A further example is diversity. Security of public electricity supply is increased by diversity of primary fuel but this is outside the influence of individual customers. In the past there has been too much dependence on British coal - as illustrated by the disruption caused by the miners' strikes of the 1970s and 1980s. Increased nuclear output and gas-fired plant capacity have given greater diversity but this is a transitional state of affairs. The short-term emphasis of the market means that the 'dash for gas' is set to continue and, as nuclear plant is shut down at the end of its life, the diversity will be lost.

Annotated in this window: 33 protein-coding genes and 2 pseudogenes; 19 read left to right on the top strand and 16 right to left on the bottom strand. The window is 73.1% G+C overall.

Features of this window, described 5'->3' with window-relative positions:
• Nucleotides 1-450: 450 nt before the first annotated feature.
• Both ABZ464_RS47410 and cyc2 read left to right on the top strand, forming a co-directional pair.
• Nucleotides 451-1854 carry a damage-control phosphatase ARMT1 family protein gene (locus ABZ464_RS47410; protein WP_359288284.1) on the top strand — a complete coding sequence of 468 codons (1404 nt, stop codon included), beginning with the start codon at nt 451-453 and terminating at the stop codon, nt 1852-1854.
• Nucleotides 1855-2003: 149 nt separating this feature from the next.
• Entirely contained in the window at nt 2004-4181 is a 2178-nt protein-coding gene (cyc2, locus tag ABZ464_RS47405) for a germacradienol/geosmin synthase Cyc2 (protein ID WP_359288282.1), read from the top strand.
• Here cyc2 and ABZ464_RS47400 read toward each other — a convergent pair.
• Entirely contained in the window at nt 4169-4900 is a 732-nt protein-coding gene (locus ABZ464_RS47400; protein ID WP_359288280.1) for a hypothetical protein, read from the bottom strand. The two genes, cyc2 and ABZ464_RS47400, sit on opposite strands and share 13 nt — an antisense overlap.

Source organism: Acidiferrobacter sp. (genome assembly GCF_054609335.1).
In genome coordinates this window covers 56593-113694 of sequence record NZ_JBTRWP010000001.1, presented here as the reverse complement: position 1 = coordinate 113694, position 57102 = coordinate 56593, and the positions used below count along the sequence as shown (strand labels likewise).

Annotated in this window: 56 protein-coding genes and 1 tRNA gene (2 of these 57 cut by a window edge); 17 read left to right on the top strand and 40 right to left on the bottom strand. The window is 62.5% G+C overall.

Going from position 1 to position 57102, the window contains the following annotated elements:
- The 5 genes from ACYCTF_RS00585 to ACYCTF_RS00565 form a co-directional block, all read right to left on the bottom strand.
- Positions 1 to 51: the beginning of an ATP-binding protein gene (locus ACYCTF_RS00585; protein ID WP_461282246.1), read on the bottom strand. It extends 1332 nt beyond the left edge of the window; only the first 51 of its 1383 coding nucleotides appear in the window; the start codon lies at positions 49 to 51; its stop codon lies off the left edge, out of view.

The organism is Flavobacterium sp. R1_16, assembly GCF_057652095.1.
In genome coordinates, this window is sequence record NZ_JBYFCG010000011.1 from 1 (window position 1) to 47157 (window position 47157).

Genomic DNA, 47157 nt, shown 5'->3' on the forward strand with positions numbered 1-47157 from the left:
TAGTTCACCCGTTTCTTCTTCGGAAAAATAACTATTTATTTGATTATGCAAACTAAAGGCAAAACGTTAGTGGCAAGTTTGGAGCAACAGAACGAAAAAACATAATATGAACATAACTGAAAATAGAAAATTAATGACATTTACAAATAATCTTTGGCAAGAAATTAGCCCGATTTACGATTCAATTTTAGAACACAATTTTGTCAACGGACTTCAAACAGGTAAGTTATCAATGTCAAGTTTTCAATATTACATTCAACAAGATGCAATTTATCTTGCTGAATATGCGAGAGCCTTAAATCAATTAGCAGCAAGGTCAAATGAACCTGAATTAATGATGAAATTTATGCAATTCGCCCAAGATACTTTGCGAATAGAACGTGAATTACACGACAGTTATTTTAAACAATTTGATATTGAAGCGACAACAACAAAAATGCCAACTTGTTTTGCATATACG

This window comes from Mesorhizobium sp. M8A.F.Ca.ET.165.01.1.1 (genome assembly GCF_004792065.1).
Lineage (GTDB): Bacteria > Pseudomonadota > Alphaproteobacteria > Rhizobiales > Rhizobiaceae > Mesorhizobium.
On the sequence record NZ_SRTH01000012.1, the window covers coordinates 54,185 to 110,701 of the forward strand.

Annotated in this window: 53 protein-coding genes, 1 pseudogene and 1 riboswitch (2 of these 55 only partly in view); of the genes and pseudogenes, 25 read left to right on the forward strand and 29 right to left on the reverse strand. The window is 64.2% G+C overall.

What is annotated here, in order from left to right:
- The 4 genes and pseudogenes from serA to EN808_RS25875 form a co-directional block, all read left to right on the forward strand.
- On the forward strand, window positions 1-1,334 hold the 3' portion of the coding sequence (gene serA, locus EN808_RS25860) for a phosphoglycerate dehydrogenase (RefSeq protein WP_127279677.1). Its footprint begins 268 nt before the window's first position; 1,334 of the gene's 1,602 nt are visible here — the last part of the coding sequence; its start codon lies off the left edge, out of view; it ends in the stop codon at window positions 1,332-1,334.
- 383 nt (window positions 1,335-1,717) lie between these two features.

The narrow focus of the market is illustrated by competition with gas for heating sales. This used to be the dominant consideration for both industries. Now, however, the two markets seem to be regarded as being entirely separate. The lack of co-ordination in their regulation has resulted in at least one aberration.
lthough it is believed to be cheaper to transmit the gas to power stations built near the electrical load centre, the markets and the transport charging arrangements for the two forms of energy are such that power stations are now built at remote locations close to the gas supply. That forces the National Grid company to build transmission reinforcements at unnecessary financial and environmental cost.